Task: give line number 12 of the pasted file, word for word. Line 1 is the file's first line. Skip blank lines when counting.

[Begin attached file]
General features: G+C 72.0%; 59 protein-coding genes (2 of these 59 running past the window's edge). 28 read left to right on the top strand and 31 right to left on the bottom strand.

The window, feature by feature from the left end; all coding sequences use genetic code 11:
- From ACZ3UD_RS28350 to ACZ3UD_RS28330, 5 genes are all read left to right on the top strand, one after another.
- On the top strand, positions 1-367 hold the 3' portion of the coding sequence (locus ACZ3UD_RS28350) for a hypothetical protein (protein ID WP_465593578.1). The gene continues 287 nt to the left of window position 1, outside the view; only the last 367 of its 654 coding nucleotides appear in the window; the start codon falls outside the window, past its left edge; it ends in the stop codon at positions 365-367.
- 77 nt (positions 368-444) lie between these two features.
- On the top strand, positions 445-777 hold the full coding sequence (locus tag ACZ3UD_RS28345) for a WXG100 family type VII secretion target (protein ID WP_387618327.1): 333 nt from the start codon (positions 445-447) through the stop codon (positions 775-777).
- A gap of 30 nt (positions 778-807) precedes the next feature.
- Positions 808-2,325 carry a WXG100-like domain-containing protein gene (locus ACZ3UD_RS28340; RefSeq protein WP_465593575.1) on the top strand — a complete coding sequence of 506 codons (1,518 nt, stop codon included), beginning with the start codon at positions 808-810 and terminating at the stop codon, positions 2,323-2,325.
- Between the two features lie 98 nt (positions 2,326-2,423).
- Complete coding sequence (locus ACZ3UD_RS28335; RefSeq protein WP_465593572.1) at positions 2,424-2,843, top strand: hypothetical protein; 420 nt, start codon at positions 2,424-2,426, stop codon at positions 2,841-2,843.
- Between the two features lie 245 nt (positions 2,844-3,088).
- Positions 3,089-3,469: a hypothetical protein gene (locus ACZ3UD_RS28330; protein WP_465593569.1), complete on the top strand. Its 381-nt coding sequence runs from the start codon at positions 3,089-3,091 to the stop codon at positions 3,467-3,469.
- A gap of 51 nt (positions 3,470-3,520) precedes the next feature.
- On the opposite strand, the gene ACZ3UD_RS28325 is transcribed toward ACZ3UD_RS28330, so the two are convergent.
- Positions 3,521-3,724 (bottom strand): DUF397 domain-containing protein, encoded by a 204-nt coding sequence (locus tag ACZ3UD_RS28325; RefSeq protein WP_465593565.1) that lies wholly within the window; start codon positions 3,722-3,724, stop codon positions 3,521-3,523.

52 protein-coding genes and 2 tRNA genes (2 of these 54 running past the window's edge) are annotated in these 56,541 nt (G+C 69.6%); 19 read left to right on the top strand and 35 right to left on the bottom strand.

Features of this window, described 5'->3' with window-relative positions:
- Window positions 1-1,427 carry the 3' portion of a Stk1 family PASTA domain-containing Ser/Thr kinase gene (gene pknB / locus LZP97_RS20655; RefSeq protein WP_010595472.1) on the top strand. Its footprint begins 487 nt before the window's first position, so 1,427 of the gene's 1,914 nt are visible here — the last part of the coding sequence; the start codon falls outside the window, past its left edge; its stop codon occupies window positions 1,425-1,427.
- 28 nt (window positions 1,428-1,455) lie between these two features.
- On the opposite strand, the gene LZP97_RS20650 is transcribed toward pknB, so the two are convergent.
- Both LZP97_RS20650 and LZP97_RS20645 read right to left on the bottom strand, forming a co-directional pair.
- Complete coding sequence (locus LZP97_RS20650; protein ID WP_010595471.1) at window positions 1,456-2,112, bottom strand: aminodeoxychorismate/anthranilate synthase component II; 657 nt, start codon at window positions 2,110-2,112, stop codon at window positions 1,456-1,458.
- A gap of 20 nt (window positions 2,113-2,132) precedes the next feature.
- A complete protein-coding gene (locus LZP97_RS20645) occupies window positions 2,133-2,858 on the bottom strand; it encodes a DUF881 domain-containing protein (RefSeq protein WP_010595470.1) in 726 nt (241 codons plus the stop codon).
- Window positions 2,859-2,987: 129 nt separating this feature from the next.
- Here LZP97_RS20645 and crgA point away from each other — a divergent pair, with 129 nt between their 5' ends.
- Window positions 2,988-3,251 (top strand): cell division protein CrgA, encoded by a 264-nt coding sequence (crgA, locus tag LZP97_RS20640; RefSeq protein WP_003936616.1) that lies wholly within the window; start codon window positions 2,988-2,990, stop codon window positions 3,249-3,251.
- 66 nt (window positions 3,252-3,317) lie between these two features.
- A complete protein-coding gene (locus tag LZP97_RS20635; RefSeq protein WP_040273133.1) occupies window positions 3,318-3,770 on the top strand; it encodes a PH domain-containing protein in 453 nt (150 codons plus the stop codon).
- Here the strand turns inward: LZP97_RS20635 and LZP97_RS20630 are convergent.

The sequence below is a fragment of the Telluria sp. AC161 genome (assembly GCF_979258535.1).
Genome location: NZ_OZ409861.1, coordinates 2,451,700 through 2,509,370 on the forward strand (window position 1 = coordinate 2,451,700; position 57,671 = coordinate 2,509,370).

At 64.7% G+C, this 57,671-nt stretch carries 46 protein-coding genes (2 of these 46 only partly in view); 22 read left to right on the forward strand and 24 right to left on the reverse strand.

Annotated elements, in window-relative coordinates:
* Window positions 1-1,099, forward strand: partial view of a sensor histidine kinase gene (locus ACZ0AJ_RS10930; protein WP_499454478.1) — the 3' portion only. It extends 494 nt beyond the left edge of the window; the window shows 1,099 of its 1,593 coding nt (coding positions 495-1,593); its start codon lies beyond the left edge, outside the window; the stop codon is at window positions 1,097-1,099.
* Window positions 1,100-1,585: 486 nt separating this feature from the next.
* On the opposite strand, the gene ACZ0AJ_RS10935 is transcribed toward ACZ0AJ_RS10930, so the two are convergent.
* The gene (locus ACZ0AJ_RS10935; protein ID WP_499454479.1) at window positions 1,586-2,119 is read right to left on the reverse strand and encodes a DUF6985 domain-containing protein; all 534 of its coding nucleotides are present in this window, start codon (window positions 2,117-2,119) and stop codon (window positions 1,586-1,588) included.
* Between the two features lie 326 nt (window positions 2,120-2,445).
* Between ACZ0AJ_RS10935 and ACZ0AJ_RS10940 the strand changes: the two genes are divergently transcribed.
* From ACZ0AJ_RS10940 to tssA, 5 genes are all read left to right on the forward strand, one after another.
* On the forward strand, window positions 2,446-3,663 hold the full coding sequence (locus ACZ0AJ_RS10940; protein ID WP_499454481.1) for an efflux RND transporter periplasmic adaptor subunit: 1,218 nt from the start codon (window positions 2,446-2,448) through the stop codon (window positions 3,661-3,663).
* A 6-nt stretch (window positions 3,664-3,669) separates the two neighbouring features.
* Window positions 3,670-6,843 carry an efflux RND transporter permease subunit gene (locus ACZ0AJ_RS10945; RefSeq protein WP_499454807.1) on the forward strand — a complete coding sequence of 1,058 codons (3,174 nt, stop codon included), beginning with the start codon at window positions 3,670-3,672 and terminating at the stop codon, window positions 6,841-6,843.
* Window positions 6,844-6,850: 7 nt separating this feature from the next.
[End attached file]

- Positions 3,089-3,469: a hypothetical protein gene (locus ACZ3UD_RS28330; protein WP_465593569.1), complete on the top strand. Its 381-nt coding sequence runs from the start codon at positions 3,089-3,091 to the stop codon at positions 3,467-3,469.